The success of an application development project can be measured in multiple ways by different stakeholders; a developer might measure it as efficient, bug-free code, a client might be more concerned with business deadlines than anything under the hood, an account manager might be focused on client happiness, a project manager might be most concerned with the best balance of budget, timeline, and feature development.
But writing bug-free and stable code, meeting timelines and budgets, and managing features effectively are outcomes all development shops already have on their list. What are some of the attributes of a development project that are less obvious, but can make a real difference in project success? This post focuses on tips for software managers and developers; future posts will focus on tips for clients and product managers. This is generally written to address a situation with a client and an external development shop, but most of the tips work inside an organization as well where the client is internal.
- Strive for an intricate understanding of the purpose and goals of the application. At any given time, a developer should be able to speak intelligently and enthusiastically not only about the application as a technical product but about who will use it, what they are hoping to accomplish and how the application fits into a broader objective. If a developer doesn’t know what the applications are trying to accomplish, how can they measure their own success?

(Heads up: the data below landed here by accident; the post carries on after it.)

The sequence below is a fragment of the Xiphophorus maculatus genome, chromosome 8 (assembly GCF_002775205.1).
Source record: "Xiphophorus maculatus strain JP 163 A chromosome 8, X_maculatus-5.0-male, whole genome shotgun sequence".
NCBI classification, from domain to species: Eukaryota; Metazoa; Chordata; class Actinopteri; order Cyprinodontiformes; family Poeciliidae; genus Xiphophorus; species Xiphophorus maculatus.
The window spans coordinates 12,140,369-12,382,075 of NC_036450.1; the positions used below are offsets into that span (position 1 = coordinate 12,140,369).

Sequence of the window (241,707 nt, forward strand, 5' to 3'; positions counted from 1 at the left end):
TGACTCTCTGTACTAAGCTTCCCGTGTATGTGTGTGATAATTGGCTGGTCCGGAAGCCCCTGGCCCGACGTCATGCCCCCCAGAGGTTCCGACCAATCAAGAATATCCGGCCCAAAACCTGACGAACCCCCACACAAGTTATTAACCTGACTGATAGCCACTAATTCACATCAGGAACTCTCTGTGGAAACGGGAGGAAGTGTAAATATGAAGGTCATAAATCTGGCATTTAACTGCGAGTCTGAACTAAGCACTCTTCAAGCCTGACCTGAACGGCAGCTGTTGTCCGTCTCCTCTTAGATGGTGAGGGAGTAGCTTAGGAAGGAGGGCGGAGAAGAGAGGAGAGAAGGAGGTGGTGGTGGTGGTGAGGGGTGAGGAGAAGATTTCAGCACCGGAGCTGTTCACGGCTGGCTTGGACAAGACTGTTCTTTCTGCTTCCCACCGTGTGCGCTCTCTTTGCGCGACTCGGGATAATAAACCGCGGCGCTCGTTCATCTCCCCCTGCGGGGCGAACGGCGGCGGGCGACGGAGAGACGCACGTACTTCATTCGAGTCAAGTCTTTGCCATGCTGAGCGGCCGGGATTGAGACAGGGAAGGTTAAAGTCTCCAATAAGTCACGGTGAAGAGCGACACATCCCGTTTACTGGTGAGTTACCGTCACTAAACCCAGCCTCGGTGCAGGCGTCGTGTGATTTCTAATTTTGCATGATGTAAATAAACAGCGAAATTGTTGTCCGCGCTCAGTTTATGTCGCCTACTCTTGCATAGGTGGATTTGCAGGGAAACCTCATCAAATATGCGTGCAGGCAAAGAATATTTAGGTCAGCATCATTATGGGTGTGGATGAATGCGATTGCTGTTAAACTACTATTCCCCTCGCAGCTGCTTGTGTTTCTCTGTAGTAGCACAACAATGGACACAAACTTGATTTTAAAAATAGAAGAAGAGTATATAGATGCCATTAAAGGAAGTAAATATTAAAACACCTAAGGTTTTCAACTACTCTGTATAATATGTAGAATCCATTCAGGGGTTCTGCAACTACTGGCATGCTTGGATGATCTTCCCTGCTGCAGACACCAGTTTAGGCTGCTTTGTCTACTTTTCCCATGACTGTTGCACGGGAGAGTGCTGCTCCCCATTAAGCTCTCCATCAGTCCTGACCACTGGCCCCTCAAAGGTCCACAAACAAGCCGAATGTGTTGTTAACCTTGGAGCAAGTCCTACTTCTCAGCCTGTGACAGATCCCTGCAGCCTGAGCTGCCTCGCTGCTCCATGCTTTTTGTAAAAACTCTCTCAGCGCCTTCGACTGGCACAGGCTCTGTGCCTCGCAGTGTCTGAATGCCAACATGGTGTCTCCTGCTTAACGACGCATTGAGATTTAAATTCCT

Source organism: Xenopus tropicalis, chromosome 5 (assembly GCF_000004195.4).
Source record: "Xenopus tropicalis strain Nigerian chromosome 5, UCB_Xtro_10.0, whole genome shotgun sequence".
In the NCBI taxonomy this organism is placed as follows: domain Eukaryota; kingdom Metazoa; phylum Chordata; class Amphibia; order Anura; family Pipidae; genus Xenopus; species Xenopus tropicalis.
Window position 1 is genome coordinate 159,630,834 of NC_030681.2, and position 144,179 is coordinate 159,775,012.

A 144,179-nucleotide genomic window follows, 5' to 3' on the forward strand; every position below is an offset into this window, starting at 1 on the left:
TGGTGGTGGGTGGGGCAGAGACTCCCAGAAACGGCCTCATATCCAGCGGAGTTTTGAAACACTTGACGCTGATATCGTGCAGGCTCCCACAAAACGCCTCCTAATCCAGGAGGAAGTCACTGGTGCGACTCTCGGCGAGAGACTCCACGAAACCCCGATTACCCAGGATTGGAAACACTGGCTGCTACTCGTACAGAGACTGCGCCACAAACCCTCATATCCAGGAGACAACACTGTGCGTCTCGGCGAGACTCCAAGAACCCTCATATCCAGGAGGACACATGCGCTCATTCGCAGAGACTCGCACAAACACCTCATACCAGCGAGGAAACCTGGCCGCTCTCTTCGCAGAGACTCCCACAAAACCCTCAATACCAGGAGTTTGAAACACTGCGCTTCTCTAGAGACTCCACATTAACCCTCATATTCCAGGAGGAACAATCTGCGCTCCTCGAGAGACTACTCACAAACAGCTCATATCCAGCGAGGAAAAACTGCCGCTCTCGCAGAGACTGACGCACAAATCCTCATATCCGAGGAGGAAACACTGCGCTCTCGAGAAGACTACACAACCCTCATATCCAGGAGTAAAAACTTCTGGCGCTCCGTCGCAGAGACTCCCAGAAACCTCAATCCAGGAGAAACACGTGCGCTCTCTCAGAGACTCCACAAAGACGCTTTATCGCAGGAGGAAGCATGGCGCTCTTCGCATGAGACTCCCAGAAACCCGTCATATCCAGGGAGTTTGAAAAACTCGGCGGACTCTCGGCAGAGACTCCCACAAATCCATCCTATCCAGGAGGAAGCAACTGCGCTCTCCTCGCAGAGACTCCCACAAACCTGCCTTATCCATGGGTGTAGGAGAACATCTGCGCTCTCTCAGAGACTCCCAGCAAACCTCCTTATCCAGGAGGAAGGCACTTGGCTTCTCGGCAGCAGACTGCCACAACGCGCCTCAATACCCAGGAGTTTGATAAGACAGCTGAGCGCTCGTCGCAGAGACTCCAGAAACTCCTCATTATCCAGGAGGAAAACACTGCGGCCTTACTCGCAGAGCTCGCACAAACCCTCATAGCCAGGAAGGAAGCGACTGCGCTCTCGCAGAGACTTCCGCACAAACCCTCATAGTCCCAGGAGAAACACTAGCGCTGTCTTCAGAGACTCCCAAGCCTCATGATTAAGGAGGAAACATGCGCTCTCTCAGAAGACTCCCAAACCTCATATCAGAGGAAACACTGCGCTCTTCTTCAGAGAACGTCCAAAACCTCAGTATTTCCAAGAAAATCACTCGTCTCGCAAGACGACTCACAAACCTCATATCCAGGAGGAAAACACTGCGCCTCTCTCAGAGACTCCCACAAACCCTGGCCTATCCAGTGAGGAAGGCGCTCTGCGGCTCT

- Assume the role of the project partner. A developer’s expertise and problem-solving skills typically go beyond design and coding. They have extensive real-world experience that they can draw on to collaborate at a higher level; no one is just a developer, they are also artists, mechanics, entrepreneurs, and philosophers and they bring these talents to every project that they work on. Be a proactive participant in the process—I have found my anthropology background and ability to analyze a user’s “cultural context” to be just as useful at times as my technical background.
- Help sustain the passion for the project. Everyone is excited at the outset of a new project, but enthusiasm can wane as complexities present themselves. Developers have the ability to see the forest for the trees, knowing that the forest is still really exciting and cool even if the trees start to look like tangled briars. They need to communicate about a project’s progress within the context of the original vision; this helps clients stay present to the big idea that brought them to a development project in the first place.
- The devil is in the details. It is easy to call a project “done” when the heavy lifting is complete, but it’s the small details that make a big difference in a client’s perception of a product. Misspellings, warnings/errors, misalignments, etc., diminish a client’s confidence that the substantive portion of the website or application will be fault-free. We live in a world dominated by user experience and high expectations; developers must meet those expectations accordingly.
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